Published in the Vancouver Observer news site | January 1, 2012 | Circulation: 100,000 average monthly readers.
The shooting scene of student Alok Gupta – who was filling in for friends at their corner store when he was killed on Christmas Day – is marked by three fresh bouquets of flowers placed near the door, with several candles melted into the concrete in front of a darkened corner store.
Five consecutive daily shootings since Christmas Eve – all but one fatal, and all but one in Surrey – have set off alarm bells for what 2012 may portend for the Lower Mainland.
But with police assuring the public that the killings are not gang-related, and Surrey politicians sticking by their crime reduction strategy, are these shootings unhappy New Year’s omens, or statistical false alarms driven by if-bleeds-it-leads journalism?
“The media is quick to jump on Surrey whenever there is violence, be it gun-related, domestic violence, or gang related,” said Pardeep Sahota, head of Surrey’s Progressive Intercultural Community Services (PICS). “I think many Surrey residents would agree when they say they don’t live in constant fear of stray bullets, gang members, or gun violence.
“I feel that Surrey gets the reputation of having gun problems, gang violence, and issues with domestic violence because there is a large immigrant population here and media tends to emphasize the role that certain immigrant groups have when it comes to violent crimes.”
Sahota told the Vancouver Observer that a larger focus needs to be on why it is so easy to obtain guns in B.C. Sahota and others argued the recent shootings must be put in context.
“There’s no comfort to victims of crime in the statistics,” said Surrey city councillor Barinder Rasode, “but the stats do show it.
“I understand for a family that’s gone through this now, stats don’t mean much. But this rash of recent murders is really an anomaly – violent crime has actually gone down.”
According to the RCMP, violent crimes in Surrey in the first half of 2011 – the latest report available – dropped eight per cent from last year, to 3,737 – the “lowest number since 2005,” Rasode said.
Likewise, drug offences dropped 15 per cent to 1,010 – although the long-range numbers are rising, Rasode said, primarily because increased police enforcement efforts.
“If the police are more aggressive — undercover operations and more street checks and more search warrants — they will catch more people with drugs, resulting in more charges,” she added.
Rasode — who chairs Surrey’s Crime Reduction Strategy Working Group — directed VO to the program’s website, which states: “Crime reduction begins and ends with taking effective preventative measures, which address the root causes of crime.”
Such a “holistic” approach, Rasode said, includes early childhood education programs, youth gang-prevention programs, mental health support services, and involving community groups as stakeholders. But too often the public – guided by the media – are quick to ignore statistics in favour of sensational headlines.
“Stories about Surrey make the front page,” she said. “Media reports on crime rarely put it into proportion.
“These stories across the entire year would paint a different picture. We are a significantly large metro city, we’re growing. We also have the largest number of young people of any community in Canada. All those factors do make a difference.”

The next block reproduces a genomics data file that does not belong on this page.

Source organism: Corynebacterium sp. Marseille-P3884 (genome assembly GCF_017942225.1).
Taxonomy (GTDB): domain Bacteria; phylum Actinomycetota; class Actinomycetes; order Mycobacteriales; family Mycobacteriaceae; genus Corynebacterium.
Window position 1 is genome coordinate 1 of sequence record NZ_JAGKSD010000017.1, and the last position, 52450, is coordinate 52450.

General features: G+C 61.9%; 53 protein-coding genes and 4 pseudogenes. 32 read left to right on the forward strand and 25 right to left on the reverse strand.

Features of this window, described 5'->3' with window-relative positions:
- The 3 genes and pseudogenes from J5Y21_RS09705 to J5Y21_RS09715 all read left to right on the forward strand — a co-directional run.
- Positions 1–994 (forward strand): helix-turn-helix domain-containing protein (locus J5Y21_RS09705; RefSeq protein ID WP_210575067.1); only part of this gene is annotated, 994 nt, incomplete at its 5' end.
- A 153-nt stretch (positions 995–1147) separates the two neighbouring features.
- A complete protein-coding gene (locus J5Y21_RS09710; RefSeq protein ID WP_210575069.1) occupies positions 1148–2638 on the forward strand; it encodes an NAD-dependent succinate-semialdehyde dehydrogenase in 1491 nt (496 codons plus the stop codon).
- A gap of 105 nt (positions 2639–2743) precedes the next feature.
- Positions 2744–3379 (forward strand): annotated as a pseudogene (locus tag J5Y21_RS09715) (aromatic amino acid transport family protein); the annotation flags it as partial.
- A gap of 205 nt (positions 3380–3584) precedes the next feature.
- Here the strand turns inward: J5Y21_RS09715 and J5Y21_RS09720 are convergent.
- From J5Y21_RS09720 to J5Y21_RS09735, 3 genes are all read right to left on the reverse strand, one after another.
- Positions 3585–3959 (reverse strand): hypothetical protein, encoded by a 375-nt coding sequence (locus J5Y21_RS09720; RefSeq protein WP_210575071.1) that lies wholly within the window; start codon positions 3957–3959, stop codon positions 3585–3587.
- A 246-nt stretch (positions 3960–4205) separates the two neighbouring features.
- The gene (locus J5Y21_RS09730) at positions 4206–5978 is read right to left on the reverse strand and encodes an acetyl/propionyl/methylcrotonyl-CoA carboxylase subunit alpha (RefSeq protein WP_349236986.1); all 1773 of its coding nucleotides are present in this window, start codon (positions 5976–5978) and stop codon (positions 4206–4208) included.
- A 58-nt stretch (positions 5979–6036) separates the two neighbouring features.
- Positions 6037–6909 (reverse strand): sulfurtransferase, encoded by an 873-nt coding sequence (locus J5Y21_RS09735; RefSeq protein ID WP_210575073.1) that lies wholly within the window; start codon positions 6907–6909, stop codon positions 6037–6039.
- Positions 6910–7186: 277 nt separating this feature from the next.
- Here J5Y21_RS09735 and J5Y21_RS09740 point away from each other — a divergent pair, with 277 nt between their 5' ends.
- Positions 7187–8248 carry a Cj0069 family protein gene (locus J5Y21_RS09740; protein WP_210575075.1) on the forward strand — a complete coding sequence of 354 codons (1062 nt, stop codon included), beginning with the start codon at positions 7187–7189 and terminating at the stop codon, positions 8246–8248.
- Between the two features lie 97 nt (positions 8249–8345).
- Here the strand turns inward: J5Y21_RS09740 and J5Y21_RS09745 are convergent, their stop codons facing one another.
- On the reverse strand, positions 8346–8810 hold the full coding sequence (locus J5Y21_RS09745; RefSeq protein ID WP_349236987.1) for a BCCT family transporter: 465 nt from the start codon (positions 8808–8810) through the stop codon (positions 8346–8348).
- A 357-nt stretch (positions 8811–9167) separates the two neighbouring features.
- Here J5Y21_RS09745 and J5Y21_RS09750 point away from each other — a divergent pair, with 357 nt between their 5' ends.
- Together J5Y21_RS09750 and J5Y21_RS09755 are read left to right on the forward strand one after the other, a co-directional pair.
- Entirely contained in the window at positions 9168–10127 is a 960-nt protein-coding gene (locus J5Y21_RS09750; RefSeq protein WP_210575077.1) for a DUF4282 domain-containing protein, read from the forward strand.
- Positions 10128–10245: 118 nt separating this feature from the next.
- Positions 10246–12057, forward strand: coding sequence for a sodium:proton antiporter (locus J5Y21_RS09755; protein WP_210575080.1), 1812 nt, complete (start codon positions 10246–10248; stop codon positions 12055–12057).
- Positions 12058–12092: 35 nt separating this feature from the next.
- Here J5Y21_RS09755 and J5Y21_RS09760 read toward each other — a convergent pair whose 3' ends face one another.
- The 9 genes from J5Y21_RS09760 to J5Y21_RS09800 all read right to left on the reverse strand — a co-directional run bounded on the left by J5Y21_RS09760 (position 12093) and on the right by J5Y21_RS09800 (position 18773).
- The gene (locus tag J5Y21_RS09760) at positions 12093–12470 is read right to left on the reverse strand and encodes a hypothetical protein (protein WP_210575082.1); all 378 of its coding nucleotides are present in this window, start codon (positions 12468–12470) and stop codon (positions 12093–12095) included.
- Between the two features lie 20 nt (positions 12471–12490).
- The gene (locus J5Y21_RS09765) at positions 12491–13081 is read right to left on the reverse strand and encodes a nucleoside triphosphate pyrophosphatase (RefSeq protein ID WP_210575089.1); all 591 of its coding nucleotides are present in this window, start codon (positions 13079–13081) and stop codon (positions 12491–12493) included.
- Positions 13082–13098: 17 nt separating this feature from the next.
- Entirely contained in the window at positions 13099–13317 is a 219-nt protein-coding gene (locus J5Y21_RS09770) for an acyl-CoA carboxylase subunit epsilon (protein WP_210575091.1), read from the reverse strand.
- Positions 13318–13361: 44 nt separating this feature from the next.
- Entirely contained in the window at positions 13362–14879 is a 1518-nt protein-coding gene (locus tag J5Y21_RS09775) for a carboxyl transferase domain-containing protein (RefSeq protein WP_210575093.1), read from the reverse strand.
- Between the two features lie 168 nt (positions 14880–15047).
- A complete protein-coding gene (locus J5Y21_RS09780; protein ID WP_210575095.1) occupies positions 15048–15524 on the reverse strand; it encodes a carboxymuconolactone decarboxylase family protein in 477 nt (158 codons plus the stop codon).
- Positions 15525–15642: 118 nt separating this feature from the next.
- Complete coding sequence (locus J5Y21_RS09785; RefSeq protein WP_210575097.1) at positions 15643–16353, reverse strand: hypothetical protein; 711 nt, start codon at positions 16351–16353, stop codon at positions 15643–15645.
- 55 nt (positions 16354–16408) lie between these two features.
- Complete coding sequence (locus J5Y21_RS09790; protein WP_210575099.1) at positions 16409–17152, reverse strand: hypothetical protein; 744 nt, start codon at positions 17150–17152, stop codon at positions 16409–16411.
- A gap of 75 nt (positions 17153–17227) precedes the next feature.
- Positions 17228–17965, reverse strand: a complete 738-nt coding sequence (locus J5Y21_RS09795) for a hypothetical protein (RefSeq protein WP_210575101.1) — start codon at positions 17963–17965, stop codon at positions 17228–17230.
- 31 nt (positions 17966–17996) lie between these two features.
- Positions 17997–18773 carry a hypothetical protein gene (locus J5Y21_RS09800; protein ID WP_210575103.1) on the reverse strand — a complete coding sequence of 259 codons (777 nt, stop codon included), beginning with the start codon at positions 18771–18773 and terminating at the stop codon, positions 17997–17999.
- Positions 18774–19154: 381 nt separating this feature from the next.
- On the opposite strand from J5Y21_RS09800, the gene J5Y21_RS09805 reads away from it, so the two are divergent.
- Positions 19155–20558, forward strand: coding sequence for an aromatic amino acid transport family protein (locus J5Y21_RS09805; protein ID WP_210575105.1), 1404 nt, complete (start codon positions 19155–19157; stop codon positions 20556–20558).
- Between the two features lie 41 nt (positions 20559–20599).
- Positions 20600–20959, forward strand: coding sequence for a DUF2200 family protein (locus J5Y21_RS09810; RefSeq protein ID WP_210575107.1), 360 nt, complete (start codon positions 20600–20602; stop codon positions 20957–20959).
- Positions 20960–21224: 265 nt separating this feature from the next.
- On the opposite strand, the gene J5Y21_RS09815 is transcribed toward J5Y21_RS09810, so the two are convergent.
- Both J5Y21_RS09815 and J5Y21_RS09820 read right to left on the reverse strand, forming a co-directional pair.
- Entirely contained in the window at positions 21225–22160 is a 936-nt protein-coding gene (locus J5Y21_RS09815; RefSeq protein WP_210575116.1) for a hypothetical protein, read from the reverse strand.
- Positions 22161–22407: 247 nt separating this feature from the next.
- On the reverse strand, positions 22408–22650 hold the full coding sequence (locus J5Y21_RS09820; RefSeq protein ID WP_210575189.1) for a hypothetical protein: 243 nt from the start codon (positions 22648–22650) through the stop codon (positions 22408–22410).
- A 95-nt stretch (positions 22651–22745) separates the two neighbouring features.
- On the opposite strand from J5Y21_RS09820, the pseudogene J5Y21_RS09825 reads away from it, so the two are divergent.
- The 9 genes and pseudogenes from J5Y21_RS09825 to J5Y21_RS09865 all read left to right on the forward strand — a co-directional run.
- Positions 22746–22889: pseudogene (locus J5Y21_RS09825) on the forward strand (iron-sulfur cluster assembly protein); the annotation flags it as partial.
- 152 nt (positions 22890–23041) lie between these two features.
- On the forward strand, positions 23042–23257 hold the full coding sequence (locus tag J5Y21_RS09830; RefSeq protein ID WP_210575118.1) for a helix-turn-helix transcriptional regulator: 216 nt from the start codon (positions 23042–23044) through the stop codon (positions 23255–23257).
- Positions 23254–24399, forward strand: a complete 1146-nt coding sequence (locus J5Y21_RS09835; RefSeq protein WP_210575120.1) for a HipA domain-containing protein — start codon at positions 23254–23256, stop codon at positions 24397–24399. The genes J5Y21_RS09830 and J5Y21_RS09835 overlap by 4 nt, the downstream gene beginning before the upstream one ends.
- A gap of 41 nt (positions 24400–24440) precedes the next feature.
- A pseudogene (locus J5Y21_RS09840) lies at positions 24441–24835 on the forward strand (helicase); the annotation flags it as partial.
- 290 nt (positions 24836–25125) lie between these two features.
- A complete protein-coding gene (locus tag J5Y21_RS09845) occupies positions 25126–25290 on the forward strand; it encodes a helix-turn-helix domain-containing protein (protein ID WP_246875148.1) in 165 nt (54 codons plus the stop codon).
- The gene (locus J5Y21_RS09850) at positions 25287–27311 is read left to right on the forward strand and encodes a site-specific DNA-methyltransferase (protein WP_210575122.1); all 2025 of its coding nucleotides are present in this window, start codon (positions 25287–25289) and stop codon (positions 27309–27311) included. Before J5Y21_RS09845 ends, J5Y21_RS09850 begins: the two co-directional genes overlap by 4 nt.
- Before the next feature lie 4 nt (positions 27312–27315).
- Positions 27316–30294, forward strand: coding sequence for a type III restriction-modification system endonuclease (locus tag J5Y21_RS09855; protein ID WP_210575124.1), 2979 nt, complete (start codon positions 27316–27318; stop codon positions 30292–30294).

Gun violence made the headlines recently with a spate of shootings around Christmas. Starting on Christmas Eve with the killing of Bradley McPherson, 28, outside a Surrey house party, deadly shootings – which police insisted were unrelated – continued daily.
On Christmas morning, a 54-year-old Surrey woman was shot in the chest on King George Boulevard. She survived.
Alok Gupta, 27, was shot later the same day in a robbery while filling in a shift for the owners of Ken’s Grocery on Surrey’s 96th Avenue.
On Boxing Day, Jeremy Olivier Bettan, 38, was killed in his driveway after his Mercedes-Benz luxury sport utility vehicle was sprayed by at least eight bullets in Langley’s quiet Walnut Grove neighbourhood.
The day after, Apollo-Lyn Simpson, 28, was shot and killed on 125th Street, Surrey. His friends and family held a vigil last night in Holland Park.
Gupta’s story, in particular, seems to have grabbed the public’s attention – andmade headlines in India. Gupta – who moved to Canada from India to study business at Kwantlen University – had worked at Ken’s Grocery for several months and offered to take the Christmas Day shift so the owner’s could have the holiday with their family. Police believe Gupta was shot while being robbedat gunpoint.
“My son had no rivalry with anyone and was innocent,” his father told the Hindustan Times. “My nephew, who lives in Canada, has been handed over the body and will be sending it to us here. We want Alok to get justice and the men, who killed him, behind the bars.”
Today, Ken’s Grocery remains closed – the only signs of the tragedy were bouquets of flowers placed near the door, and several candles in Gupta’s memory, which have burned down.
In fact, for all the talk about Surrey, the store is literally only metres outside the city Delta, which borders Surrey along 96th up to Scott Road three blocks to the east. Crossing over into the neighbouring municipality – as Gupta did to seek help after being shot – staff at nearby convenience stores expressed their shock at Gupta’s death – adding they believed he likely dying tried to defend his friends’ store from the robbers.
“It’s horrible,” said Kal Ram, manager of Fas Gas one block away. “You have to be on alert a lot. You gotta be careful.
“Am I worried? … You always gotta worry – it’s always there – but it’s one of those things. Remember: money is not everything – give the guy what they want. Don’t be a superhero, man. Bullets are tough to dodge these days, and they go right through us.”
Gun violence has been prominent in lower mainland news this year. The recent holiday shootings brought Surrey homicide count up to 32 – only six of this total gang-related, police said. The December 14 killing of Thuy Yen Vu, 38, in Vancouver, and Maple Batalia, 19, on Surrey’s Simon Fraser University (SFU) campus, were both widely reported.
“I can tell you in these recent homicides investigators feel that they do not appear to be gang-related, based on the [intelligence information] of the victims,” Sergeant Jennifer Pound, a spokeswoman for the RCMP Integrated Homicide Investigation Team, told the Vancouver Observer by email. “In the recent four homicides the preliminary evidence suggests that they do not appear to be gang related at this point.